NEWS AND EVENTS
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Syria: UN education envoy urges International Criminal Court probe into Idlib school attack
Statement from Gordon Brown, UN Special Envoy for Global Education
WAR CRIME PROSECUTION CALLED FOR AFTER REPEATED AERIAL BOMBINGS OF SYRIAN SCHOOL KILLS 20 PUPILS AND TEACHERS
2016: WORST YEAR FOR CHILDREN AND HUMAN RIGHTS VIOLATIONS SINCE 1940S AS ESCALATING AND UNSPEAKABLE VIOLATIONS OF CHILDREN'S RIGHTS THREATENS 11 MILLION DISPLACED CHILDREN BROWN SAYS WE MUST PREVENT 2017 FROM BECOMING AN EVEN WORSE “YEAR OF FEAR” FOR CHILDREN IN CONFLICT ZONES
ANNOUNCES THE “EDUCATION CANNOT WAIT” FUND’S INITIAL $42 MILLION INVESTMENT FOR FIRST 1.5 MILLION CHILDREN IN EMERGENCIES BUT CALLS FOR AN END TO THE CYCLE OF DOING THE LEAST FOR THOSE WHO NEED THE MOST
BROWN CALLS FOR NEW SYSTEM OF HUMANITARIAN FUNDING FOR WORLD’S 30 MILLION DISPLACED CHILDREN
Speaking to the United Nations Correspondents on 27 October 2016, UN Special Envoy for Global Education Gordon Brown said:
“With the latest descent into barbarism – with at least 20, and probably upwards of 30, pupils and teachers dead after a succession of strikes on a school complex in Haas in the Western Syrian province of Idlib – the worst assault on school children among 98 separate attacks on Syrian schools in the last two years – I am calling on the Security Council to immediately agree that the International Criminal Court prosecutor conduct an investigation into what I believe is a war crime – with the intention that, if proven, the perpetrators will be hunted down and the case against them prosecuted before the International Criminal Court.
“Article 8, Section 2B of the Rome Statute of the International Criminal Court states that' For the purposes of this statute, war crimes,' and what are called ‘serious violations,' include 'intentionally directing attacks against buildings dedicated to […] education.' “The Security Council should meet now because while Russia vetoed a resolution to refer atrocities in Syria to the ICC in 2014, the Russian Foreign Affairs spokesperson Maria Zakharova has said of the school killings, ‘We demand all international organizations join the investigation without further delay.’ She stated that there should be ‘prompt involvement of all international institutions in the investigation...we urge maximum attention to this tragedy and its investigation without delay.’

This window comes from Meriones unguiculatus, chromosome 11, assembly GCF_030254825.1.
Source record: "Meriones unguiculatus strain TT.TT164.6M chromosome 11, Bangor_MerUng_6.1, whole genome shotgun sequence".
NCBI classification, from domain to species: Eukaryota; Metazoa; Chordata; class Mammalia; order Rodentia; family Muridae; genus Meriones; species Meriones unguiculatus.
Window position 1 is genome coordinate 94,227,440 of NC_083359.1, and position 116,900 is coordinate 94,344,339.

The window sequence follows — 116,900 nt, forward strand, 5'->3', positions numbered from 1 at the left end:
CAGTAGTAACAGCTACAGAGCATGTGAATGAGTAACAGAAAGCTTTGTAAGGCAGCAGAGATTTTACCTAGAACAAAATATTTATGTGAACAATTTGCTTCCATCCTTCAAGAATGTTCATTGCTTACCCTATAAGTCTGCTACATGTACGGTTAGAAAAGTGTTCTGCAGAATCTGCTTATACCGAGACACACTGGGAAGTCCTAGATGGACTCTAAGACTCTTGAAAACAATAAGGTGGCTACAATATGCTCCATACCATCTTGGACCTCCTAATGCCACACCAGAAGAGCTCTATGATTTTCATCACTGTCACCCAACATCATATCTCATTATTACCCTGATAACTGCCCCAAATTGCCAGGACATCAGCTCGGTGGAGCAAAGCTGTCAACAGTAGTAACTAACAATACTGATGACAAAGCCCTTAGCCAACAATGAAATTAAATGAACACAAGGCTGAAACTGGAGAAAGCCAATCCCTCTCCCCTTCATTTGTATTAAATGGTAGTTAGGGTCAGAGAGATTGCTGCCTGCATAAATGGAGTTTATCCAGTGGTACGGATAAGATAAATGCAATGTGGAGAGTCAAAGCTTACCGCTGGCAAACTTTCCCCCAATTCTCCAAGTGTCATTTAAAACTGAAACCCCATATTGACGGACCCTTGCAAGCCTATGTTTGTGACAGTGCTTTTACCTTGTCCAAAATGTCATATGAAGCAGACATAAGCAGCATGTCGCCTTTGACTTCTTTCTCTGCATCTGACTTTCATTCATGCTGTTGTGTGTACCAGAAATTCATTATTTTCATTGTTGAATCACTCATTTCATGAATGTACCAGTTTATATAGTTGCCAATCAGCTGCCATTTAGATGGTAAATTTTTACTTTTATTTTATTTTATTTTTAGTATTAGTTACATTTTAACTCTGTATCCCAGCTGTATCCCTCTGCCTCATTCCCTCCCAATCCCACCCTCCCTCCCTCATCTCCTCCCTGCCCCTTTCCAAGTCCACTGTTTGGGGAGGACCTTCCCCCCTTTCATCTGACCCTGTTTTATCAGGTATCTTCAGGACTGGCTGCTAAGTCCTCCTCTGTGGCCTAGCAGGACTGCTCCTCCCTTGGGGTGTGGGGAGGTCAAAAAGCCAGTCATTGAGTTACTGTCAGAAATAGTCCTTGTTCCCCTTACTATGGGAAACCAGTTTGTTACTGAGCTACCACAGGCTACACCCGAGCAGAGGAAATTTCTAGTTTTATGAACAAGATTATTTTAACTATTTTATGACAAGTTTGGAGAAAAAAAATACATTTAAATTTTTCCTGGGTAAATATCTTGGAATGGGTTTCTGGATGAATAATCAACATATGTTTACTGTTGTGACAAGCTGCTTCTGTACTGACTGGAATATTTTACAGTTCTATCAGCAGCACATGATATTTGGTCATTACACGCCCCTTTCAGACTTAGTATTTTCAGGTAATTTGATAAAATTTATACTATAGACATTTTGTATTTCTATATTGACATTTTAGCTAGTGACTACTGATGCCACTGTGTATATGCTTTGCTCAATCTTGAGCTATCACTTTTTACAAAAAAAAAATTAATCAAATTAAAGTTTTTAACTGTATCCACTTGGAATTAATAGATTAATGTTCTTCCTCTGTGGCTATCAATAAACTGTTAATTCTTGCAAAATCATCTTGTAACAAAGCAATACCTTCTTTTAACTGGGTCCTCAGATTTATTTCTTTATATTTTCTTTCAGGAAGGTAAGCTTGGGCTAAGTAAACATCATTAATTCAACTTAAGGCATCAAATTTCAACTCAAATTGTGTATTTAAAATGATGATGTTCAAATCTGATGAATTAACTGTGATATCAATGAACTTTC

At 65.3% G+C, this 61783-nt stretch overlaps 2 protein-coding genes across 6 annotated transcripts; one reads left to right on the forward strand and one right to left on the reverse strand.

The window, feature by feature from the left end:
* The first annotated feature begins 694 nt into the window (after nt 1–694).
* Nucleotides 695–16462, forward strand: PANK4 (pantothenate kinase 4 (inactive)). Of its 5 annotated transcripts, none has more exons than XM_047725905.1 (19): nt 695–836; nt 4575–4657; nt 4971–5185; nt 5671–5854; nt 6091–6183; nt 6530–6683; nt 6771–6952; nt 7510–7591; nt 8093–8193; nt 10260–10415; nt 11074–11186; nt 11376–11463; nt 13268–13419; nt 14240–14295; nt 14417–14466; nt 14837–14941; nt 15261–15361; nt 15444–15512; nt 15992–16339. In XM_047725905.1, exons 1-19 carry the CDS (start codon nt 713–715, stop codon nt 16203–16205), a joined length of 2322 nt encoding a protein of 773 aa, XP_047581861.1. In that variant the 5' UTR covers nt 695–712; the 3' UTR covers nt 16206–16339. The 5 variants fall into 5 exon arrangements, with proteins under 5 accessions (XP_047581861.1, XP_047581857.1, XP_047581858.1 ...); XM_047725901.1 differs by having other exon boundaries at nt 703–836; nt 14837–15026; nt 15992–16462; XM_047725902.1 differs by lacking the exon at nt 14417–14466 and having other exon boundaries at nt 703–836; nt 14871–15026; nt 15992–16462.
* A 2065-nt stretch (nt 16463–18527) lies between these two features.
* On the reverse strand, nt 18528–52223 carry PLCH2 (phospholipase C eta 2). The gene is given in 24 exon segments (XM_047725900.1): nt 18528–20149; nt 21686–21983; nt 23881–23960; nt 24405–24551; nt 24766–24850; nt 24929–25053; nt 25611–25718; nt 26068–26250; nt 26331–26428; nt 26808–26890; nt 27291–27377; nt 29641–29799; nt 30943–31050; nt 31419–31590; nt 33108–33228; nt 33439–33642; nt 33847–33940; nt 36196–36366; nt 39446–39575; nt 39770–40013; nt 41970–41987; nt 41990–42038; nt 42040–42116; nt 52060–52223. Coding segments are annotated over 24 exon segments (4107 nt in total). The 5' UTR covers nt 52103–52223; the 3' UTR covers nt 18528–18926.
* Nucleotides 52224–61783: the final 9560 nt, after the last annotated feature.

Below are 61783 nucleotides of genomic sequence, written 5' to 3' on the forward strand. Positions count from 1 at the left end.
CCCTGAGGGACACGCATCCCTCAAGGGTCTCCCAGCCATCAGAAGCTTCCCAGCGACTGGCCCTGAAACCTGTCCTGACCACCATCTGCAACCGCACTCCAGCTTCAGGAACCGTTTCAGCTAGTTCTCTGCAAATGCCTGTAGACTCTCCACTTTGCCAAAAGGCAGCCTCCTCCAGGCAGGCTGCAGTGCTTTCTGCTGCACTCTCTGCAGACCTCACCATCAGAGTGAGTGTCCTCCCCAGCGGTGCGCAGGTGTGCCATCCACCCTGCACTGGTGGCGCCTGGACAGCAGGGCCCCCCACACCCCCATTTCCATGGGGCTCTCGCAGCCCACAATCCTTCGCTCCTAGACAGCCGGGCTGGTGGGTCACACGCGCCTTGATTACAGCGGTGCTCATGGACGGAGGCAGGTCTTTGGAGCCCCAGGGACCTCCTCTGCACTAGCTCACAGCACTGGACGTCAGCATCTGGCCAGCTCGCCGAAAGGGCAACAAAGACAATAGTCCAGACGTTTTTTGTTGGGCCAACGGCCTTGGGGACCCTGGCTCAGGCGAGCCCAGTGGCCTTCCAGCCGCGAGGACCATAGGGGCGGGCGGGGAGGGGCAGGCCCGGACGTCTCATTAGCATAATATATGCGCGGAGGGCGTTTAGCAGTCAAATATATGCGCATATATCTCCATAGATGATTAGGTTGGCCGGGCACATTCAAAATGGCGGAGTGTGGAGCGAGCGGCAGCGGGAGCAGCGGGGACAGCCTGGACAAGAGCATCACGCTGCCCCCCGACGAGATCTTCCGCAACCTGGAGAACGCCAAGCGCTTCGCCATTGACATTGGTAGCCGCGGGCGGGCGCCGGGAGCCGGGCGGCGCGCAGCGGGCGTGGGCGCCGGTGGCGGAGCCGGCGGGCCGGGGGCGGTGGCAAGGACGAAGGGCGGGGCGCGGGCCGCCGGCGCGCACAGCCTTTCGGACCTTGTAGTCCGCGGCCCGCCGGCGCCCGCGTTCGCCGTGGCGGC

“Now that Russia, for the first time, has urged such ‘an immediate investigation,’ the Security Council should ask the International Criminal Court persecutor for an investigation into what is happening in Syrian schools and in Syria as a whole. Or if they cannot accept this, they should conduct their own investigation as a Security Council as they are entitled to do, and have done so previously in other cases.
“Today I am announcing that the Education Cannot Wait fund is allocating $15 million to children’s education inside Syria, some of which can be used to benefit the children in Idlib province as part of a $42 million investment that will deliver hope to 1.5 million children.“Yet, already 2017 looks like it too will become a ‘Year of Fear’ for children. A report on Iraq last week highlights torture, executions and sexual violations of children near Mosul.
In addition, Yazidi girls in Iraq have been identified as victims of rape and have been sold and trafficked. In Turkey, refugees as young as 11, 12, and 13 – and some even as young as 7 and 8 – have been forced into child labour producing branded textile garments for the United Kingdom, United States and Western markets. And in refugee camps across the region, we have seen the doubling of the rates of forced child marriage. In Nigeria, despite the welcome release of 20 kidnapped school girls, there are unconfirmed reports that one-third of the group of 200 could be dead. In conflict zones, it may be more dangerous today to be a girl forced onto the streets than a soldier in the trenches.
“And in 2016, there are now 30 million displaced children throughout the world – the largest number since the 1940s, who are among the world’s most vulnerable children – the children who need the most help but for whom we do the least. And yet their fate is tethered to the most fragile and least certain of lifelines: a begging bowl we, the international community, circulate when disaster strikes.
“According to figures released to me today by UNICEF, there are a total of 11 million